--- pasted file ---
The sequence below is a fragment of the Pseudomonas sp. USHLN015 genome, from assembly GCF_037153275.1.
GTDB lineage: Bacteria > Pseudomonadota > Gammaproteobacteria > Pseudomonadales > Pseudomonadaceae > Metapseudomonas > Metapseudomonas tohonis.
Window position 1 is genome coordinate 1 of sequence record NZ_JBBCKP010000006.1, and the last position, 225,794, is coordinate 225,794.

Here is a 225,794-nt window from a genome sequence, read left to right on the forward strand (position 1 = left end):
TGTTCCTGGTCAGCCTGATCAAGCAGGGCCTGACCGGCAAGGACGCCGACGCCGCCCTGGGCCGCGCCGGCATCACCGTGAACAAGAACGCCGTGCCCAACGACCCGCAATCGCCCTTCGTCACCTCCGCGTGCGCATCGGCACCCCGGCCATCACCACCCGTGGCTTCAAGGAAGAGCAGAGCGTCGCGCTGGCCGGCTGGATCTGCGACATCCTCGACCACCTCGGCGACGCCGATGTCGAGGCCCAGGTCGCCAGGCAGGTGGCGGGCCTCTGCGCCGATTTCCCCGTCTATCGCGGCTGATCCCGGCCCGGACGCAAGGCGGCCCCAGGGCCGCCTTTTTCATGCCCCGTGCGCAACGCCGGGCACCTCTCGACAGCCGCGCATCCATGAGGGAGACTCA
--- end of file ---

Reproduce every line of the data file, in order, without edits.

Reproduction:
The sequence below is a fragment of the Pseudomonas sp. USHLN015 genome, from assembly GCF_037153275.1.
GTDB lineage: Bacteria > Pseudomonadota > Gammaproteobacteria > Pseudomonadales > Pseudomonadaceae > Metapseudomonas > Metapseudomonas tohonis.
Window position 1 is genome coordinate 1 of sequence record NZ_JBBCKP010000006.1, and the last position, 225,794, is coordinate 225,794.

Here is a 225,794-nt window from a genome sequence, read left to right on the forward strand (position 1 = left end):
TGTTCCTGGTCAGCCTGATCAAGCAGGGCCTGACCGGCAAGGACGCCGACGCCGCCCTGGGCCGCGCCGGCATCACCGTGAACAAGAACGCCGTGCCCAACGACCCGCAATCGCCCTTCGTCACCTCCGCGTGCGCATCGGCACCCCGGCCATCACCACCCGTGGCTTCAAGGAAGAGCAGAGCGTCGCGCTGGCCGGCTGGATCTGCGACATCCTCGACCACCTCGGCGACGCCGATGTCGAGGCCCAGGTCGCCAGGCAGGTGGCGGGCCTCTGCGCCGATTTCCCCGTCTATCGCGGCTGATCCCGGCCCGGACGCAAGGCGGCCCCAGGGCCGCCTTTTTCATGCCCCGTGCGCAACGCCGGGCACCTCTCGACAGCCGCGCATCCATGAGGGAGACTCA